Supply Side Kansas and ALEC


Respectfully submitted by Lawrence E. Rafferty (rafflaw) Weekend Contributor

In these post Recession days, we have seen various stories of state and municipalities economies make positive strides toward recovery.  According to economist Paul Krugman, the state of Kansas is not one of those success stories.  If you don’t recall, the Republican Governor, Sam Brownback, signed legislation granting huge tax breaks for corporations and the wealthy.

Brownback crowed that these tax cuts would lead Kansas into the promised land of economic nirvana.  Unfortunately for regular, non-wealthy Kansans, the recovery has not materialized.  As Krugman states, the economy in Kansas tanked.

“Sam Brownback, the governor, proposed the legislation — in percentage terms, the largest tax cut in one year any state has ever enacted — in close consultation with the economist Arthur Laffer. And Mr. Brownback predicted that the cuts would jump-start an economic boom — “Look out, Texas,” he proclaimed.

But Kansas isn’t booming — in fact, its economy is lagging both neighboring states and America as a whole. Meanwhile, the state’s budget has plunged deep into deficit, provoking a Moody’s downgrade of its debt.” New York Times  Continue reading “Supply Side Kansas and ALEC”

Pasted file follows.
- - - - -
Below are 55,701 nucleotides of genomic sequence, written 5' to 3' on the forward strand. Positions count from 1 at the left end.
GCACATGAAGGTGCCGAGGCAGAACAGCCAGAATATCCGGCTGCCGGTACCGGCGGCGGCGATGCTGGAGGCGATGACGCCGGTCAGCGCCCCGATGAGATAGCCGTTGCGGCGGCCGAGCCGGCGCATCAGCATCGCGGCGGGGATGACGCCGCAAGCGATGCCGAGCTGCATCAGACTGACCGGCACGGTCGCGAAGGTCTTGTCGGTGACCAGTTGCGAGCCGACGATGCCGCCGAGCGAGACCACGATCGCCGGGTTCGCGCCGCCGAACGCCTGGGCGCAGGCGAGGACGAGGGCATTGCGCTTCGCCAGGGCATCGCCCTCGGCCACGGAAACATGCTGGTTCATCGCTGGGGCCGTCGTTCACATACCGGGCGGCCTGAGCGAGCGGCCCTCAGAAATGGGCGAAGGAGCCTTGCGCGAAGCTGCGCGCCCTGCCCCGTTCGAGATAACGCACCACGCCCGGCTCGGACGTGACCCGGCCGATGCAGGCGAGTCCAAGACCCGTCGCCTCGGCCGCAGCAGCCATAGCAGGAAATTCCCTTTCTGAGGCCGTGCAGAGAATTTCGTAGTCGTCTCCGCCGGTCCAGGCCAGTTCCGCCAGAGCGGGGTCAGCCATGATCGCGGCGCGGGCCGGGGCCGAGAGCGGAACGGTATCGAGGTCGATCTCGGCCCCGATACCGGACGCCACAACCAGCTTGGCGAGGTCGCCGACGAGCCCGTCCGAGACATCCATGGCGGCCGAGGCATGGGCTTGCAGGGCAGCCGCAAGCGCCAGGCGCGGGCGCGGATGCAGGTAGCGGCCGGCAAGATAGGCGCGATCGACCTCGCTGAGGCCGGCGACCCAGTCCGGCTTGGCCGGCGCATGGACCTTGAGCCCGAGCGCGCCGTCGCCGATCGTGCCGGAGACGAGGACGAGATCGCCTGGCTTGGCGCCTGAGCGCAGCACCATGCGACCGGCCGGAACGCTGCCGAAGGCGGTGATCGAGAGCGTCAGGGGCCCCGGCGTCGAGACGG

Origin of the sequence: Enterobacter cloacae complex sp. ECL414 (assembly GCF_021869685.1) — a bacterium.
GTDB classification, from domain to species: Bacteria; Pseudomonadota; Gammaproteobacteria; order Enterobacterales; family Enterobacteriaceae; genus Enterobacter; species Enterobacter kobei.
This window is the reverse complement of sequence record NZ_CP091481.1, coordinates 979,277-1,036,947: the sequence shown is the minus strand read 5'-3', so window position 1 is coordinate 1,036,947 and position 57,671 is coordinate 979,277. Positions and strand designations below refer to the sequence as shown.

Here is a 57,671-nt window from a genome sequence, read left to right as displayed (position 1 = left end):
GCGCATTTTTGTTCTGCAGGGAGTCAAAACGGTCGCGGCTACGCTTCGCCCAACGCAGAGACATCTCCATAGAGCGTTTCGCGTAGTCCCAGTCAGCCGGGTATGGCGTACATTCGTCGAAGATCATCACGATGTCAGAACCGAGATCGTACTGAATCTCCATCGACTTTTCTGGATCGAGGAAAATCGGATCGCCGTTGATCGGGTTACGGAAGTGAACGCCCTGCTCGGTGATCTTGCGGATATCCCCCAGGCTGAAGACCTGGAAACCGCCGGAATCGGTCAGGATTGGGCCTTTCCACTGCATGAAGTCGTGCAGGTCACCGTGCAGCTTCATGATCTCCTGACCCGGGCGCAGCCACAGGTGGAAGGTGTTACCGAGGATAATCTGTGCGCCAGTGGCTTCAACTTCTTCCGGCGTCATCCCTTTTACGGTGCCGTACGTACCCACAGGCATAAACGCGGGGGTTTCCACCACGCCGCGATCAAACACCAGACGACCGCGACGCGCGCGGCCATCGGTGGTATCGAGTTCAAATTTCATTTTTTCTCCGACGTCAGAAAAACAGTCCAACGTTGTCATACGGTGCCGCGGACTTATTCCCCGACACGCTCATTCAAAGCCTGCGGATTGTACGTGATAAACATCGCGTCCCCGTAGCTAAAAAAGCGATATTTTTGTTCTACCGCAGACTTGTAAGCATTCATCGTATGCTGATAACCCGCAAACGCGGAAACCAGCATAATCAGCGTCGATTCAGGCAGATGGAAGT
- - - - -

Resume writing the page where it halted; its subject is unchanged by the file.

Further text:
The Arizona Solar Tax and Who Benefits From It


Respectfully submitted by Lawrence E. Rafferty (rafflaw) Weekend Contributor

When I think of places that would be ideally suited for taking advantage of solar power, Arizona is high on the list.  There are approximately 20,000 Arizona buildings utilizing solar collection technology to replace or supplement normal power sources. However, that number may soon decrease if a new “solar tax” is implemented.

“A new interpretation of state law in Arizona could force customers to pay property taxes on leased solar panels. In a state with an estimated 20,000 solar customers and 85 percent of new solar installations being leased systems, the implications of an extra charge are tremendous. The new tax could result in an additional $152 per year for a residential solar array and even more for larger installations, the Arizona Republic reported. What’s more, the tax would apply to both new and existing customers.” Think Progress

At first glance, I guess it should not surprise anyone that a new tax may be initiated.  However, when that tax is a tax on solar panels on commercial and residential buildings and includes solar panel arrays that are leased, it raised some eyes in Arizona.  Why would the State of Arizona decide on a tax on the collection of power of the sun?  The answer may surprise you. Continue reading “The Arizona Solar Tax and Who Benefits From It”